Continuing to Grow

Words by  Virginia Winder
Jane Dove Juneau Jane Dove Juneau

A fresh naming partner, five new gardens, and the return of the landscape design project together show the Centuria Taranaki Garden Festival is all about regrowth.

That’s according to festival manager Tetsu Garnett, who says there will be 43 open gardens and an abundance of events on offer for the October 28 to November 6 spring celebration. 

“I don’t remember the programme being that fat,” she says, picking it up. 

Running alongside the 35th festival are the Taranaki Arts Trail, starring 79 artists, and the Taranaki Sustainable Backyards Trail, with 30 open properties. “The collaboration works brilliantly.” 

This year, Taranaki is poised to be inundated with visitors. 

Tetsu says requests for the programme, showcasing the festival and two trails, have been constant and come from as far away as the UK and many from Australia. 

By the middle of August, the TAFT office had sent out as many programmes as were requested for the entire 2021 festival.

This year, a huge boost for the festival has been signing property funds manager Centuria NZ as a naming partner. 

“Because we have not had a naming partner since 2018, we’re hugely proud to be aligned with Centuria, who are a global brand with grassroots in Taranaki. They are all about people, as are we,” Tetsu says.

Centuria buys and manages large commercial properties and offers opportunities for everyday investors to buy shareholdings in these properties.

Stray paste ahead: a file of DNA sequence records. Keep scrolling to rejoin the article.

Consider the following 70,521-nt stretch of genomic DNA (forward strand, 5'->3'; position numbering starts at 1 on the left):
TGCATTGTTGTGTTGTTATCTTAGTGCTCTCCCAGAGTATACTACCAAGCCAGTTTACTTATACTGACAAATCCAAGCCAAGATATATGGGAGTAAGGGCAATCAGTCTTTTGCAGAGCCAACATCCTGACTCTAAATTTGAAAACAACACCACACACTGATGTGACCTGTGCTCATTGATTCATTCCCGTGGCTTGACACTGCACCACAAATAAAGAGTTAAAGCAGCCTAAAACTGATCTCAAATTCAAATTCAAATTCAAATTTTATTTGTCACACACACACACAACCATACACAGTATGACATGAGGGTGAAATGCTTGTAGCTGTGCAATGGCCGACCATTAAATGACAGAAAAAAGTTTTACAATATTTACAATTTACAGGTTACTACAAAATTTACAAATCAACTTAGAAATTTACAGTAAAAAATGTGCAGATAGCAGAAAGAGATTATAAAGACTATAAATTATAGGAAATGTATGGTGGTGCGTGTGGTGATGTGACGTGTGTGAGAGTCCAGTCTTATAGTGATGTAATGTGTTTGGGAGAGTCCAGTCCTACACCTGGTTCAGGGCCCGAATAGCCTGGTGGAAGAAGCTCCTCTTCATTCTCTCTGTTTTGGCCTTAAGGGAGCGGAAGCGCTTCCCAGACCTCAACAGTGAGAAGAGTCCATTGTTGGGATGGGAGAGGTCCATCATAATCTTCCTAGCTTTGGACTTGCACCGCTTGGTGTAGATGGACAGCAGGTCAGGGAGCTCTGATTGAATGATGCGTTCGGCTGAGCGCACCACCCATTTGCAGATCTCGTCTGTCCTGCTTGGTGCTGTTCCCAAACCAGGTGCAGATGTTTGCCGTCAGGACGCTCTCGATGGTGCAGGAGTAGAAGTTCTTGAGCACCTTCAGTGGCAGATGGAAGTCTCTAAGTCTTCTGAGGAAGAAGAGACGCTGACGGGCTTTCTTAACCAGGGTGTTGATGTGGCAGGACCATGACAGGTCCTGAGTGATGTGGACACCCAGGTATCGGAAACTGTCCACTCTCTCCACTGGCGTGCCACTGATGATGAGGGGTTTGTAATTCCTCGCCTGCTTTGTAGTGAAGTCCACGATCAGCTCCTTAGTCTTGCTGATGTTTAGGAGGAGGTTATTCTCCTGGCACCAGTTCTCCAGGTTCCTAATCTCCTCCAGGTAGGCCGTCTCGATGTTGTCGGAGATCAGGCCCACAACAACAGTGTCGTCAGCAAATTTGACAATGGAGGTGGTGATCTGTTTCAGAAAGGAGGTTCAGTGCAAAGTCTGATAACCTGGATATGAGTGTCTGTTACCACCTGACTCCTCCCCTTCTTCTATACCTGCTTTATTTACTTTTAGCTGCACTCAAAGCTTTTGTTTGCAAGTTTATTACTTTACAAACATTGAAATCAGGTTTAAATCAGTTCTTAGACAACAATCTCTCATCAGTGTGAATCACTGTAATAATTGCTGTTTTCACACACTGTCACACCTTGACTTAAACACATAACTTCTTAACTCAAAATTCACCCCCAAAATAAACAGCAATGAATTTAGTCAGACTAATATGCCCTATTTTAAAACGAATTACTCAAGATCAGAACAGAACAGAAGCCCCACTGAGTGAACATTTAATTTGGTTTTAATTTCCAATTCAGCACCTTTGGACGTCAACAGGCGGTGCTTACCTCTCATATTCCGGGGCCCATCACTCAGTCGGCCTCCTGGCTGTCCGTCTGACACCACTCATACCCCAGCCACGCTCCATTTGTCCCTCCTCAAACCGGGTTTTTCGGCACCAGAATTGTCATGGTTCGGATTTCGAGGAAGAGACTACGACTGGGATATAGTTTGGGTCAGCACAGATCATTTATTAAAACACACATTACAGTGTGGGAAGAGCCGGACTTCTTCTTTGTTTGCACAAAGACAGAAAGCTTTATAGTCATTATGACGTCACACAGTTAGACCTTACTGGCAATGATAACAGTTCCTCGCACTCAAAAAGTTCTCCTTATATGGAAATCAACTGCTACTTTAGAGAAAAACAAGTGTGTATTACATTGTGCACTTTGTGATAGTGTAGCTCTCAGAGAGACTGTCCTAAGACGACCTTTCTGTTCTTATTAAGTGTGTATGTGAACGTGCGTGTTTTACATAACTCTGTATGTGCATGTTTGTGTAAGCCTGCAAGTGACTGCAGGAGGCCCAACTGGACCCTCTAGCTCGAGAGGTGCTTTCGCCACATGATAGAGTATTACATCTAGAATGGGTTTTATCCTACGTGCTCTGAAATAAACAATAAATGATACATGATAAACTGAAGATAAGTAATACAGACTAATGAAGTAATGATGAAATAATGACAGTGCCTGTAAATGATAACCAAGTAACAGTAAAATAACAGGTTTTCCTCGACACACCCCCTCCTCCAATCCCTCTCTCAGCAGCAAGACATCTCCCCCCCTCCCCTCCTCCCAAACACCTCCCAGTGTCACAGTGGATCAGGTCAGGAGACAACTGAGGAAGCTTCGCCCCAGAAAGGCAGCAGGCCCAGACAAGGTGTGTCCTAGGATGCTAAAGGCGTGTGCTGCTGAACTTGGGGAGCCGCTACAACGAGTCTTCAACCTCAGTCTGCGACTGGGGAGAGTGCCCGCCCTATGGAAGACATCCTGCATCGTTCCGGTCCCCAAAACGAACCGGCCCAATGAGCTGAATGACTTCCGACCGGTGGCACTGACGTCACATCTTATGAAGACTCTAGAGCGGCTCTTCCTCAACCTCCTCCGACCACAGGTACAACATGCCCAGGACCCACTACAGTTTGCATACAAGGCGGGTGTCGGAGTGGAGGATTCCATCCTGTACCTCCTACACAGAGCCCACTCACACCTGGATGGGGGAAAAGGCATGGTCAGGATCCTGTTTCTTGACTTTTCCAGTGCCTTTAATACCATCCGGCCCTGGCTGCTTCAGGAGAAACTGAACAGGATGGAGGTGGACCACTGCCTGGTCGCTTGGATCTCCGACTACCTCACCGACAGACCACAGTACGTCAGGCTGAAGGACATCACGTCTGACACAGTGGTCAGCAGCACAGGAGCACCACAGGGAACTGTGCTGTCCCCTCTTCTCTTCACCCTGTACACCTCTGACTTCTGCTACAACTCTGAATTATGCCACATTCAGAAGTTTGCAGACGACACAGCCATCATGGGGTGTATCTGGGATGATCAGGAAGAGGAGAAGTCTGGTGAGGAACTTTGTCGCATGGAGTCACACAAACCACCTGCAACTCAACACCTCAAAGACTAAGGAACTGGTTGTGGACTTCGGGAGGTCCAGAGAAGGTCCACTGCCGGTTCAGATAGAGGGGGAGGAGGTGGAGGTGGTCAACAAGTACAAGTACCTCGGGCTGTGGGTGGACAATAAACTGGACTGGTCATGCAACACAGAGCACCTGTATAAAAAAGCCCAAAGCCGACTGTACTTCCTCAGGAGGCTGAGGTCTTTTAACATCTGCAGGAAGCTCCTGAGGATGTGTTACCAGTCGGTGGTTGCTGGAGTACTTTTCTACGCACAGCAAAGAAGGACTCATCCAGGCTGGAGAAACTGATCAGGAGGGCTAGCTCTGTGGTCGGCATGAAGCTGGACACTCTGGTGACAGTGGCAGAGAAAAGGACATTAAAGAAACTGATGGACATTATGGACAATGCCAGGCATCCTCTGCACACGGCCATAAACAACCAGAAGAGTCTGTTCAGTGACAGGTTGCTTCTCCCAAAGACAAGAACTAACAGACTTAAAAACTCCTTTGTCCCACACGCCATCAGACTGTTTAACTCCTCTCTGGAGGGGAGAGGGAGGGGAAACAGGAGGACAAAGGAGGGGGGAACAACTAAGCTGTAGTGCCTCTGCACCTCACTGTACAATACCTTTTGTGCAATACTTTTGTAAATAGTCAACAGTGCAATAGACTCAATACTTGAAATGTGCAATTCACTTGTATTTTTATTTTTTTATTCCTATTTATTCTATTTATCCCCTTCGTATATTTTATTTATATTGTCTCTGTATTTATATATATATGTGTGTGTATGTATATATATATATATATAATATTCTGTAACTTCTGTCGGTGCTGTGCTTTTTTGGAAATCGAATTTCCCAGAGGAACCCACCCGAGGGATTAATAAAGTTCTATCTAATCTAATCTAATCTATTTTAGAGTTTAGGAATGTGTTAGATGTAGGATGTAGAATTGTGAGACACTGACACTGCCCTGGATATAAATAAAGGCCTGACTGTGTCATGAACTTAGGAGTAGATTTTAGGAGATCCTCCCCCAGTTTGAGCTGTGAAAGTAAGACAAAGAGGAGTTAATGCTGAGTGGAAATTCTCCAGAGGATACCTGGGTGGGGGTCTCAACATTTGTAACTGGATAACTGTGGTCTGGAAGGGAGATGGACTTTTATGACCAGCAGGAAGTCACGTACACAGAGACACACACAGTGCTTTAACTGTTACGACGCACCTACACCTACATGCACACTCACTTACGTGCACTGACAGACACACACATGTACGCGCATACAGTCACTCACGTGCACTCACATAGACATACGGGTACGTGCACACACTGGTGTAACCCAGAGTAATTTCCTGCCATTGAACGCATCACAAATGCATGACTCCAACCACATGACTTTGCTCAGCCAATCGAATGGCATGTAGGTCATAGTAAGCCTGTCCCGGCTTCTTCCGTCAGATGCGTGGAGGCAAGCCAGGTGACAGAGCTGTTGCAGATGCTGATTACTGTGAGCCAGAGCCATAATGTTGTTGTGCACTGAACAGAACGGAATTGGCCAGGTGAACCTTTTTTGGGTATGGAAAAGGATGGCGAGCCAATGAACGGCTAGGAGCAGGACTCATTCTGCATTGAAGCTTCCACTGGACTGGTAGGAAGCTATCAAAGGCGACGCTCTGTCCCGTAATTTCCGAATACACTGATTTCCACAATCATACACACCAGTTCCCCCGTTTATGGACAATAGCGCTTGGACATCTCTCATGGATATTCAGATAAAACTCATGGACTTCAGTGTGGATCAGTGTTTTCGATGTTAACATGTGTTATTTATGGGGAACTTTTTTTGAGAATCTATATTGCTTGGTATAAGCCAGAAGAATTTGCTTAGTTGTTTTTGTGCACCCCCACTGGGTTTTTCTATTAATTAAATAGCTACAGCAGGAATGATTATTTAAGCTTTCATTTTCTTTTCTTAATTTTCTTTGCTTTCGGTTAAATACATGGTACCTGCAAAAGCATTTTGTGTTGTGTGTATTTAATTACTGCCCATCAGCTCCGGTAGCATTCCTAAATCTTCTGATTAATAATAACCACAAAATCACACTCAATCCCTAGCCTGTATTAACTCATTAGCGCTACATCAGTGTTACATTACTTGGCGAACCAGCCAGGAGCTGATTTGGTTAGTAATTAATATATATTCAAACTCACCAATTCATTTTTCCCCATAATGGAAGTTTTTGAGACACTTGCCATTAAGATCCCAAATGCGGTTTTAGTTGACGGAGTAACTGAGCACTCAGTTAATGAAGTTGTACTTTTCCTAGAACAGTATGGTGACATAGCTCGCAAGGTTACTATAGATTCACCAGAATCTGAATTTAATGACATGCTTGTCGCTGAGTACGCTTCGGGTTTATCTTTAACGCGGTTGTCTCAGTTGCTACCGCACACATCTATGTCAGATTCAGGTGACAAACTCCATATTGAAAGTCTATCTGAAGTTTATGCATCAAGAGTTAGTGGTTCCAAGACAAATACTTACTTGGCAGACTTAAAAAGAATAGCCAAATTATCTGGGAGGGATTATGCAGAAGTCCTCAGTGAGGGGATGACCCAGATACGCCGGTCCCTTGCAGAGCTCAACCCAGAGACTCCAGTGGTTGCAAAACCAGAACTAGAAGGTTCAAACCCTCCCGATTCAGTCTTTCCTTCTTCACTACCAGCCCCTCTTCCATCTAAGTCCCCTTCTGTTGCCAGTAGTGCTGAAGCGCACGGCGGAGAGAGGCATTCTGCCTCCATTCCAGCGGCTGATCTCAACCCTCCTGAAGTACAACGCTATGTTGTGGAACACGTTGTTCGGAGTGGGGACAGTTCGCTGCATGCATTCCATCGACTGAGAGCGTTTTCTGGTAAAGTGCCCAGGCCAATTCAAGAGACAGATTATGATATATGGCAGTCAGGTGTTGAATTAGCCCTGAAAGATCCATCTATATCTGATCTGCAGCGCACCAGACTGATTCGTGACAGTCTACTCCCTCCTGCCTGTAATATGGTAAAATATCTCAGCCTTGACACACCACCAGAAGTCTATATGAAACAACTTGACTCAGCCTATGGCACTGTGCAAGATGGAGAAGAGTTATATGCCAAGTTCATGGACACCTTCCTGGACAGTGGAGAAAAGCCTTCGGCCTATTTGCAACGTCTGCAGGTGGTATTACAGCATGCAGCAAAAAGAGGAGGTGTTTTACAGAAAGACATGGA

“Having a naming partner means the festival can have longevity and we can continue to provide a platform to highlight amazing gardens and Taranaki as a great place to visit.” 

This year, among the large line-up of gardens on offer, there are five new entries – Glascroft in Patea, The Galleys Garden at Lepperton, 49 Rata in Hawera and Saxton Sanctuary and Oak Valley, both in New Plymouth. Frog Lodge, unable to open last year, will be in this time. 

“The festival is always changing, with some gardens taking a rest and new ones coming in,” Tetsu says. 

This year, the landscape design project returns.

Using “as much greenery as possible”, garden and interior designer Michael Mansvelt will be creating Return to Paradise in the Huatoki Plaza, New Plymouth. 

Luxuriant plantings will be used to transform the high-profile inner-city space into a verdant haven, open and free to visit for the duration of the festival. “I want people to feel inspired; it would be really lovely for people to feel a connection to the earth and the native plantings and be inspired by similar plantings in their own gardens,” Michael says. 

Located on Devon St West, Return to Paradise follows on from Michael’s hugely popular project, Paradise Lost, which adorned part of Pukekura Park in 2016.

Another relaxing space on Devon St West is the Festival Hub, which will again pop up in the W.R. Phillips Volkswagen Taranaki showroom. It’s a space where visitors can rest, have a coffee, buy tickets, festival tote bags and T-shirts and talk to in-the-know volunteers about their garden itinerary.

“We are so fortunate to have W.R. Phillips Volkswagen Taranaki as a Gold Sponsor. They are so generous with their support, especially providing a home for the Hub and supplying us with the use of a Volkswagen T-Roc, which has been beautifully sign written and embellished with flowers,” Tetsu says.

“This is a self-drive festival, and we travel around all the time delivering programmes, so we’re delighted to be aligned with such a respected and established family company, and a world-renowned make of car.”

Share this